FDA’s Covid-19 vaccine authorization is a ‘monumental moment,’ expert says. It came on the deadliest day of the pandemic

Published in 12 December, 2020

(CNN)Shipments of Pfizer and BioNTech’s Covid-19 vaccine will be distributed soon across the country after the FDA on Friday authorized the vaccine for emergency use, a landmark in the pandemic.

“We need to take a moment, I think, and just consider that we are having this mass casualty event every day here in the US. But now we have this vaccine developed in record time that can in time really save us and save our country and save the world from this awful pandemic,” emergency physician Dr. Leana Wen told CNN’s Chris Cuomo moments after the authorization.
“This is really a monumental moment for us,” she added.
    The Food and Drug Administration’s authorization came amid one of the worst days of the pandemic for the US, with record numbers of new cases, deaths and Covid-19 patients in US hospitals.
    The emergency use authorization (EUA) is a “significant milestone” in the fight against the pandemic, FDA Commissioner Dr. Stephen Hahn said in a statement Friday. He said it comes after an “open and transparent review process that included input from independent scientific and public health experts and a thorough evaluation by the agency’s career scientists.”
    An EUA stops short of a full approval. Pfizer would have to file a separate application for its vaccine to be fully licensed by the FDA.
    But the EUA “holds the promise to alter the course of this pandemic in the United States,” said Dr. Peter Marks, director of the FDA’s Center for Biologics Evaluation and Research.
    Two key steps remain before vaccinations can start. The US Centers for Disease Control and Prevention vaccine advisory committee, scheduled to meet Saturday morning, must vote to recommend the vaccine. The agency next must accept that recommendation.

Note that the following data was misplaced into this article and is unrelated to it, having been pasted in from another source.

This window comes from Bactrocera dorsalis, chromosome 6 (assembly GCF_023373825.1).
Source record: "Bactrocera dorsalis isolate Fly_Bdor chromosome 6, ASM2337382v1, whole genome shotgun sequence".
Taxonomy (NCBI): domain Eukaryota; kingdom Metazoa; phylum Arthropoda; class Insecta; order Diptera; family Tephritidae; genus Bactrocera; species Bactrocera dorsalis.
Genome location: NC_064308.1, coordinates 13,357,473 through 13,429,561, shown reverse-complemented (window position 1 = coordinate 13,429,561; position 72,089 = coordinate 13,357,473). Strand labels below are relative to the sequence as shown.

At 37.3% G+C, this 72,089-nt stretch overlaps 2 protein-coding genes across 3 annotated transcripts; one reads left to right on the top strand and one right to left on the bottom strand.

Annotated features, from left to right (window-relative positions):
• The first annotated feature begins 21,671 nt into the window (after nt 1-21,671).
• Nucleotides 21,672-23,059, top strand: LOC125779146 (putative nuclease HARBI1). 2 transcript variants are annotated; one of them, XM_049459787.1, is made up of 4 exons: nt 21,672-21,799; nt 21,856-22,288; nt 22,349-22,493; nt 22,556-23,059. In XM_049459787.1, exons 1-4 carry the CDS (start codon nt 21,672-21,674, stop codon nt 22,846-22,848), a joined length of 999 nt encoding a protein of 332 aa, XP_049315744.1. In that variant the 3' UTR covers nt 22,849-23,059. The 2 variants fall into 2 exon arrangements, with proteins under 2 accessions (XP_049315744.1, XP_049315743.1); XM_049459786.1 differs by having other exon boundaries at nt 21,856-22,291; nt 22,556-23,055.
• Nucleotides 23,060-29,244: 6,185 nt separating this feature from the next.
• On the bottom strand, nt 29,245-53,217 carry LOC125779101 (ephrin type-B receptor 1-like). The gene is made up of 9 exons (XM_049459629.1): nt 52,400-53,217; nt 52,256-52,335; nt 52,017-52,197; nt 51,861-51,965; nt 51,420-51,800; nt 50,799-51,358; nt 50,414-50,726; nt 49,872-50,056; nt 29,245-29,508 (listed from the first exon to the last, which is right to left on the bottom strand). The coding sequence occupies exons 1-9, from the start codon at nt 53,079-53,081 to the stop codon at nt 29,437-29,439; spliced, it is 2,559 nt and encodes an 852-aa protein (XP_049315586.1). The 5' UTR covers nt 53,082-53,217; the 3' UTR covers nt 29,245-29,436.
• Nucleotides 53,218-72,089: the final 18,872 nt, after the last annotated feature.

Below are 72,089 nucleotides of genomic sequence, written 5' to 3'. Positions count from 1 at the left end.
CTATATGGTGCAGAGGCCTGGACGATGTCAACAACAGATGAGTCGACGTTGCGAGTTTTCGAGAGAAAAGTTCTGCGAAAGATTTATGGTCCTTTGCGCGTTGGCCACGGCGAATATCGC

Then vaccinations can begin. But it will be months before most Americans will get one. Advisers to the CDC have recommended healthcare workers and long-term care facility residents be first in line.
    Of course, Pfizer and BioNTech’s vaccine is just one of those in development. Health and Human Services Secretary Alex Azar told ABC News on Friday that about 20 million Americans should be vaccinated by the end of the month, 50 million by the end of January and at least 100 million people should be vaccinated by the end of February.
    Officials “remain confident,” he added, that there will be enough doses for any American who wants to get vaccinated by summertime.
    In the meantime, the US — ravaged by a rampant spread of the virus — is projected to face brutal days ahead, and precautions like masking and social distancing will remain crucial.

    Overburdened hospitals across the US

    The US reported more than 231,700 new Covid-19 infections Friday, the most ever. The average of daily cases over the last week was 210,764, another pandemic high, according to a CNN analysis of Johns Hopkins data.
    Some communities have already begun feeling the impacts of Thanksgiving gatherings and travel — which officials predicted would lead to even more infections and drive another surge. And that surge could be followed by another surge tied to the upcoming Christmas holiday, some officials have said.
    For at least the sixth day in a row, the US also reported another record high number of Covid-19 patients in US hospitals: more than 108,000 nationwide, according to the COVID Tracking Project.
    Hospitals in nearly every corner of the country have felt the impact. HHS data shows more than 85% of hospitals nationwide had more Covid-19 patients last week than they did a month ago and overall, about one in five hospital inpatients were confirmed to have Covid-19 last week — nearly double from a month earlier.